Cat Scratch Fever Prevention Tips

Cat scratch fever, also known as Cat Scratch Disease, is an infectious disease caused by the bacteria Bartonella henselae found in cats. Cats that suffer from the Bartonella bacteria have a disease known as Feline Bartonellosis. These bacteria can be transmitted from cats to humans. The infection is manifested in human beings 2 to 3 weeks after a cat bite or scratch. Cat scratch fever is treatable and in rare cases of severity, antibiotic treatment is prescribed.

Symptoms of Cat Scratch Disease in Humans

  • Lymph node swelling
  • Slight fever
  • Headache
  • Fatigue
  • Bump (papule pustule) at the site of injury
  • Other Associated Symptoms
  • Abdominal pain
  • Discomfort (malaise)
  • Convulsions
  • Loss of appetite

Causes of Cat Scratch Disease

  • Cats carry the bacteria in their blood and transmit it through bites or scratches.
  • Infected cat saliva that comes in contact with broken skin.
  • Emerging studies show us evidence that cat scratch disease can be transmitted by fleas and ticks through flea feces that contain Bartonella.

Diagnosis of Cat Scratch Disease

The symptoms of Lyme disease and cat scratch disease are similar and sometimes cat scratch fever is overlooked during diagnosis and testing. The Bartonella henselae IFA test is used to detect infection caused by the bacteria. A physical examination also helps to diagnose cat scratch fever.

Prevention and Treatment of Cat Scratch Disease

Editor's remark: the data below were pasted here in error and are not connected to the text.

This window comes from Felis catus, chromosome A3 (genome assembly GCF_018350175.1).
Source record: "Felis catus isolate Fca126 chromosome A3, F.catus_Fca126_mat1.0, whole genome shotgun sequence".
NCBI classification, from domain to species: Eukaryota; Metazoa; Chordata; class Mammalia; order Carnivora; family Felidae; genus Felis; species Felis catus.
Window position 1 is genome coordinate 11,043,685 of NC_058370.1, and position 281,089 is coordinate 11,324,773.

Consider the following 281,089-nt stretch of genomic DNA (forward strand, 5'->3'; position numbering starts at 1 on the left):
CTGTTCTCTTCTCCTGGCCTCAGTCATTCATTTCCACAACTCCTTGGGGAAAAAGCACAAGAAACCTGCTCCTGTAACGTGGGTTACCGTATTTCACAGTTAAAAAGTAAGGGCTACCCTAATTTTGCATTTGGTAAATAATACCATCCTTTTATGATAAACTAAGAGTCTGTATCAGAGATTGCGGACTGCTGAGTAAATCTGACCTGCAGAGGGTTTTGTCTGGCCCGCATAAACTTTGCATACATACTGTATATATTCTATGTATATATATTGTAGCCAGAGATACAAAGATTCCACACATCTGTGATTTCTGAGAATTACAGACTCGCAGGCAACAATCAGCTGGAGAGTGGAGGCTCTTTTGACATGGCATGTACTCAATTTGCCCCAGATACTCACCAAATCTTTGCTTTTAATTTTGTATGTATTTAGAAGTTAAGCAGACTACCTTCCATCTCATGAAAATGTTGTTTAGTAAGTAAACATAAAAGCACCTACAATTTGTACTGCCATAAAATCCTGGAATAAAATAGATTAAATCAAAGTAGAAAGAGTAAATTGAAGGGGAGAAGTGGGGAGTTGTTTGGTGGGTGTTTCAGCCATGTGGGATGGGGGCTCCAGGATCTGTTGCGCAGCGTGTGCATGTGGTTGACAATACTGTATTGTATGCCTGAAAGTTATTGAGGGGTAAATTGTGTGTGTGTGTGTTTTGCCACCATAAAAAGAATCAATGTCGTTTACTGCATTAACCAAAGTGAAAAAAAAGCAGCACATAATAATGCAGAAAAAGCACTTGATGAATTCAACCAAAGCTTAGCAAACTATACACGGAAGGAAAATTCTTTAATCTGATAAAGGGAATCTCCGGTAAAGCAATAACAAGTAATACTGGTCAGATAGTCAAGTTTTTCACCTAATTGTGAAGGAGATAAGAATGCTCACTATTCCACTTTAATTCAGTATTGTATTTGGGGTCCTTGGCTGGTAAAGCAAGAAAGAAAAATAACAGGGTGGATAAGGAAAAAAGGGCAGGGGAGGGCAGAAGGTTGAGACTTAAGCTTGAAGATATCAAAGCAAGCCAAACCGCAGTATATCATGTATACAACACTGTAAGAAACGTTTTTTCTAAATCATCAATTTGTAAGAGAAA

Follow these simple rules to prevent exposure to the infection:

  • Wash hands thoroughly after playing with cats.
  • Avoid playing roughly with cats.
  • Immediately wash any cat bites or scratches with soap and water.
  • Control flea infestation.
  • Do not allow cat saliva to touch any open wounds or bruises.
  • Wash off any cat saliva before you consume food or touch your eyes.

If your body exhibits signs and symptoms of cat scratch fever, contact your physician. Although cat scratch disease is not serious, some patients suffer from complications and are prescribed medication. Antibiotics found useful in curing cat scratch fever include Azithromycin, Ciprofloxacin and certain Tetracycline antibiotics. Kittens are more likely to carry the infection than adult cats. However, it is difficult to tell which cats carry the bacteria as they show no signs of illness.

If your cat shows signs of Feline Bartonellosis it requires treatment too.

Symptoms of Feline Bartonellosis

  • Swollen lymph nodes
  • Swelling of oral and digestive systems that causes gingivitis and mouth ulcers
  • Diarrhea
  • Chronic vomiting
  • Red or swollen skin with pustules
  • Respiratory disease like sinusitis and rhinitis
  • Eye infections and swollen eyes

A simple blood test can detect Feline Bartonellosis in your cat. Your vet can treat your cat and follow up with a blood test to check if the infection is cured. If your cat is not completely treated with azithromycin therapy your vet might try other antibiotics to control and cure the disease. Consider testing other cats in your home to prevent transmission between pets. Cats usually obtain the infection from flea or ticks that carry the bacteria so remember to control flea infestation to prevent re-infection.

People with suppressed immune systems have a higher risk of contracting cat scratch fever and require antibiotics as treatment. Children with normal immune systems are likely to recover without medication. It's important to follow preventive measures and treat infected pets to improve their overall health.